The Russian trade war was accompanied by an unprecedented propaganda offensive. President Putin dispatched his economic adviser Sergei Glazyev, a man with extremely nationalistic views, to Ukraine. He painted a disastrous scenario for the Ukrainians if they signed the agreement with the EU. Glazyev claimed that Ukraine would need at least 130 billion to comply with EU rules. This, he said, would sharply drive down the country's currency, so that Kiev would be unable to pay its debts, citizens would be without heat and the country would eventually be forced into bankruptcy.
"Why does the Ukrainian leadership want to drive its country into economic suicide?" he asked. On the other hand, Glazyev noted, Ukraine would generate an additional $10 billion in revenues if it joined the Russian-led customs union.
Glazyev was named Russia's "Person of the Year 2013" at a ceremony in Moscow's Cathedral of Christ the Savior on Nov. 28, the day the EU summit began in Vilnius, without Ukraine having signed the planned agreement. According to officials, Glazyev received the award for his contributions to "bringing Ukraine back into the economic union with Russia."
Some might be surprised by Russia's blatant efforts to pressure Kiev. But Ukraine, whose name is derived from an Old East Slavic word that means "borderland," is Europe's second-largest country, and Putin needs it if he hopes to build his planned Eurasian economic empire. Kiev is also the historic cradle of the Russian nation, and the first East Slavic realm was established there in the 9th century. In his speeches, Glazyev repeatedly spoke of "our shared intellectual and historic tradition."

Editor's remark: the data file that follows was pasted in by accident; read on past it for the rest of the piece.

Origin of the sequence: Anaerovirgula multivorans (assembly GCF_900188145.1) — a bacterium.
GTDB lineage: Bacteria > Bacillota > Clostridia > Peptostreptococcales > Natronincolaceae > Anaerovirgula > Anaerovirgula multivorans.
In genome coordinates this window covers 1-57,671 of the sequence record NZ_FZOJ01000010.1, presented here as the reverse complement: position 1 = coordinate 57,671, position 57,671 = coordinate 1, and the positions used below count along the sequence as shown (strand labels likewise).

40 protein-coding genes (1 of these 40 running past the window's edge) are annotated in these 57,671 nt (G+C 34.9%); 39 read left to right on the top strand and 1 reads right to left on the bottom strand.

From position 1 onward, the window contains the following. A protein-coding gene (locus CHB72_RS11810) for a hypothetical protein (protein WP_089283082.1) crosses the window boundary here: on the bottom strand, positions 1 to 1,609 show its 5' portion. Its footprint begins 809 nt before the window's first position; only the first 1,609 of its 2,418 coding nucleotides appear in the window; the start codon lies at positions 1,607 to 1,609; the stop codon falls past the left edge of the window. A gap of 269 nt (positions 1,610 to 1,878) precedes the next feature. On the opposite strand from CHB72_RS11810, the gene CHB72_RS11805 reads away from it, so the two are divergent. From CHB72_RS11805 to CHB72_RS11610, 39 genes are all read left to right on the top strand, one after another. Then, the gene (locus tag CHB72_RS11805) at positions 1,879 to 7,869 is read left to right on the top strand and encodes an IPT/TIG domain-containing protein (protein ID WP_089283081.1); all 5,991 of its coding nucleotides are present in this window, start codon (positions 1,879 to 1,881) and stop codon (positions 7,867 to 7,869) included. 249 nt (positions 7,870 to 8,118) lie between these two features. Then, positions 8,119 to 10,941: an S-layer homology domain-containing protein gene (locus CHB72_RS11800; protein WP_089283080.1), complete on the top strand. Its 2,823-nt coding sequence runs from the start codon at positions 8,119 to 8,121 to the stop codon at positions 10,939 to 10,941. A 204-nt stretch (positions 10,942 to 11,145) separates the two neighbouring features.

At the same time, both Russians and Ukrainians are disdainful of each other. In Moscow, Ukrainians are called "Chochly," a reference to the unusual headdress of the medieval Dnieper Cossacks. Kiev residents refer to Russians as "Moskali," which is also a derogatory term. The Russians "have treated us as part of their property for the last 350 years," Leonid Kravchuk, the first president of independent Ukraine, once said.
Putin and Yanukovych are also not on good terms. The fact that the Russian president eventually strong-armed Yanukovych has to do with the mentality of the Ukrainian president. Yanukovych is a man who never likes to commit himself and always keeps a back door open somewhere. Putin had not believed that Yanukovych would actually sign the agreement with Brussels. But when it became apparent in the summer that he was prepared to do so after all, Moscow stepped in.
Even Putin has actually been disinclined to use such coarse tactics. Russia is not "seeking a superpower status or trying to claim a global or regional hegemony," Putin said last Thursday in his annual state-of-the-nation address. However, the president still expects countries like Ukraine to remain within Moscow's orbit.
'New World Leader of the Conservatives'
Following Snowden, Syria, Iran and other foreign-policy coups, Putin now sees himself in a role that he finds equally gratifying: an "arbiter of global politics."
"For Putin, all it took was 20 minutes with Obama on the sidelines of the G-20 summit in St. Petersburg to avert a bombing of Syria and to lay the groundwork for a solution to the Syrian chemical weapons problem," says a senior Russian diplomat.
According to an unpublished, 44-page report by the Institute for Strategic Studies, the Kremlin's most powerful think tank, to which SPIEGEL has gained access, Putin's authority is now "so extensive that he can even influence a vote on Syria in the US Congress." The report praises Putin as the "new world leader of the conservatives."
The report's authors write that the hour of conservatives has now come worldwide because "the ideological populism of the left" -- a reference to men like Obama and French President François Hollande -- "is dividing society."
According to the report, people yearn for security in a rapidly changing and chaotic world, and the overwhelming majority prefers stability over ideological experiments, classic family values over gay marriage, and the national-state over immigration. Putin, the authors write, stands for these traditional values, while the domestic policies of traditional democracies are hamstrung by the need for compromise. Last week, Putin himself stated that the objective of his conservatism is to "prevent a movement backward and downward, into the chaos of darkness."
These observations on the shift in the public mood may be correct, but who wants to see Russia as a role model? The protesters on Kiev's Independence Square apparently do not.